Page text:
MELBOURNE, Australia — Police in Australia foiled a plot for commando-style suicide attacks on at least one army base, arresting four men Tuesday with suspected links to a Somali Islamist group, senior officers said.
Prime Minister Kevin Rudd said the plot was a "sober reminder" that Australia is still under threat from extremist groups enraged that the country sent troops to join the U.S.-led military campaigns in Afghanistan and Iraq.
Some 400 officers from state and national security services took part in 19 pre-dawn raids on properties in Melbourne, Australia's second largest city, police said. Four men, all Australian citizens of Somali or Lebanese descent and aged between 22 and 26, were arrested, and several others were being questioned Tuesday, police said.
Australian Federal Police Acting Commissioner Tony Negus said the raids followed a seven-month surveillance operation of a group of people with alleged ties to al-Shabaab, an al-Qaida-linked Somali extremist organization that has been fighting to overthrow Somalia's transitional government.
"Police will allege that the men were planning to carry out a suicide terrorist attack on a defense establishment within Australia involving an armed assault with automatic weapons," Negus told reporters. "Details of the planning indicated the alleged offenders were prepared to inflict a sustained attack on military personnel until they themselves were killed."
Holsworthy Barracks on the outskirts of Sydney was one of the group's potential targets, and surveillance had been carried out on others in Victoria state, he said.
Negus said the investigation also found that some Australian citizens had traveled to Somalia "to participate in hostilities" there, and that the group was seeking a fatwa, or Islamic religious ruling, approving their plans for the Australian attack. Negus did not say whose approval was being sought.
"This operation has disrupted an alleged terrorist attack that could have claimed many lives," he said.
Police announced later that one of the suspects had been formally charged with conspiring to prepare a terrorist act, a charge that carries a maximum penalty of life imprisonment. Rudd said other charges were likely to follow.
"As the Australian government has said consistently, there is an enduring threat from terrorism at home here in Australia as well as overseas," Rudd told reporters in the northern city of Cairns. "This is a sober reminder that the threat of terrorism to Australia continues."
He said he had been advised that "events today do not at this time warrant any change to our national counterterrorism level, which remains at medium" – the same security warning rating that has been in place in Australia since the Sept. 11, 2001, terrorist attacks in the United States.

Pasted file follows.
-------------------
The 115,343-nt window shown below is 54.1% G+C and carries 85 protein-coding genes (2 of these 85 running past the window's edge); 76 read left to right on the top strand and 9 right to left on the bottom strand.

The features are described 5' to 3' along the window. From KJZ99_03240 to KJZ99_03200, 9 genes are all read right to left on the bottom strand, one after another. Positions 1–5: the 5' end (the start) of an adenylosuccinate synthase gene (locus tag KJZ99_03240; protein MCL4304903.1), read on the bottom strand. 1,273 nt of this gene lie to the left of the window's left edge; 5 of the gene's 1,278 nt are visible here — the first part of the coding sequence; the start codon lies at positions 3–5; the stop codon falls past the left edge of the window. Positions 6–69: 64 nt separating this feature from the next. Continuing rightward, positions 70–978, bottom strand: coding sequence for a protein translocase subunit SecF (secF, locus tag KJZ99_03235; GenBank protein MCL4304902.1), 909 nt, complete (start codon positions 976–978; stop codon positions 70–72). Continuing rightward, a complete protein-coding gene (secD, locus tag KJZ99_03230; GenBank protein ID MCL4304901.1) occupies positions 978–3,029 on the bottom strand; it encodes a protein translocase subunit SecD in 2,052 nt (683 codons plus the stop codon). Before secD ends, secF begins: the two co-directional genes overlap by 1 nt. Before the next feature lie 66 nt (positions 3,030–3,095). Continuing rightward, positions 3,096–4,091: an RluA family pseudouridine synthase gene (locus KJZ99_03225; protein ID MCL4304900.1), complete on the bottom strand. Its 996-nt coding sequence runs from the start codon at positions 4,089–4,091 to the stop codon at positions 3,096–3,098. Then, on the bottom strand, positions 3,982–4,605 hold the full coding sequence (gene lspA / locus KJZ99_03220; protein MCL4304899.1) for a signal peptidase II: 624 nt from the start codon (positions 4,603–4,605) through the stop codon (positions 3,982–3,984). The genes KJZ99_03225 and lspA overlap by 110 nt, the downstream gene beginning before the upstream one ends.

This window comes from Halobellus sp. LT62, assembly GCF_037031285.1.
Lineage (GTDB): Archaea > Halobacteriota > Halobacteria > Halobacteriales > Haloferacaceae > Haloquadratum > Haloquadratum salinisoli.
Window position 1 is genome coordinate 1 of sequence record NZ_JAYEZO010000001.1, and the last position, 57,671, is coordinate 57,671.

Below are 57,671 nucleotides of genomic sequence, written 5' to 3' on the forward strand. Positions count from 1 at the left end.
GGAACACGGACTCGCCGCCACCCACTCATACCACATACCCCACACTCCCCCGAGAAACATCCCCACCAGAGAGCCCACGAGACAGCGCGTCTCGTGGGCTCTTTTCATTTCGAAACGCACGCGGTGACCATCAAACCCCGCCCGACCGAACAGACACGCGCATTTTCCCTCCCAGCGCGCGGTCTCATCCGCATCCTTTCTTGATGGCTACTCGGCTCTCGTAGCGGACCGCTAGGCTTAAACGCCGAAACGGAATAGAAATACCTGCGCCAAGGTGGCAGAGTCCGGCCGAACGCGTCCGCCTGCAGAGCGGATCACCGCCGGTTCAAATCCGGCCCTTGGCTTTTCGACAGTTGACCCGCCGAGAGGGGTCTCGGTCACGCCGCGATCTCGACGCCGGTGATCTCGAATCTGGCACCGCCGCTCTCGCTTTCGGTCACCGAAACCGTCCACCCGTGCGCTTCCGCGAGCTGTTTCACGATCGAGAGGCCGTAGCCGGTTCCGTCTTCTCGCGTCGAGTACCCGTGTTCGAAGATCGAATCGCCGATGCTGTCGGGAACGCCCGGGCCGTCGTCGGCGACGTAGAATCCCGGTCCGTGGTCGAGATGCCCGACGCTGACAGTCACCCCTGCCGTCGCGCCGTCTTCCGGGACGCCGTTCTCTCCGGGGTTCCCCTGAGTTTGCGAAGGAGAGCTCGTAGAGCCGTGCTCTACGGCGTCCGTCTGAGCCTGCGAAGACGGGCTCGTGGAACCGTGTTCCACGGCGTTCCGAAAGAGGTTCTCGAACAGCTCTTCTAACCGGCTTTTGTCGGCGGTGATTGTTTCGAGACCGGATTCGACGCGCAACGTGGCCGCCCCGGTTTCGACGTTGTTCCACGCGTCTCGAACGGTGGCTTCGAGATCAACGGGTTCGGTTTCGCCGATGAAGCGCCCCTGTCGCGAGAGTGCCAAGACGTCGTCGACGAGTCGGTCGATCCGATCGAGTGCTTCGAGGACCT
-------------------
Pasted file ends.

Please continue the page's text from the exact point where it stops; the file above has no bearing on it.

Police sealed off several houses in Melbourne after the raids and were conducting intensive searches. Forensic officers in protective suits collected samples and searched at least one car parked in a driveway, while uniformed officers interviewed neighbors.
Australia has not suffered a terrorist attack on its home soil since the Sept. 11 attacks in the U.S. raised security threat levels worldwide. But dozens of Australians have died in terrorist attacks overseas, mostly in Indonesia including the 2002 bombings in Bali that targeted nightclubs frequented by Australians and other foreigners.
Homegrown terrorist plots have also been relatively rare. Seven men were imprisoned in the past year for involvement in a nascent plot to attack major sporting events in Australia in what prosecutors said was the country's largest terrorist conspiracy.
After the Sept. 11 attacks, Australia introduced tough new counterterrorism laws that grant police and security agencies strong surveillance and detention powers, and stiffened prison sentences for convicted terrorists. Australia does not have the death penalty.
Al-Shabaab, which conducts frequent attacks in Somalia, is seeking to overthrow the Horn of Africa nation's Western-backed government and establish an Islamic state. The group has claimed responsibility for several high-profile bombings and shootings in the Somali capital of Mogadishu, targeting Ethiopian troops and Somali government officials. It has also killed journalists and international aid workers.
The U.S. State Department's annual terrorism report in April said al-Shabaab was providing a safe haven to al-Qaida "elements" wanted for the 1998 bombings of the U.S. embassies in Kenya and Tanzania. The two groups have long been suspected of working together, but they have not announced a formal alliance. Al-Qaida has operations in North Africa, Yemen and Iraq.
Associated Press writers Kristen Gelineau and Rohan Sullivan in Sydney contributed to this report.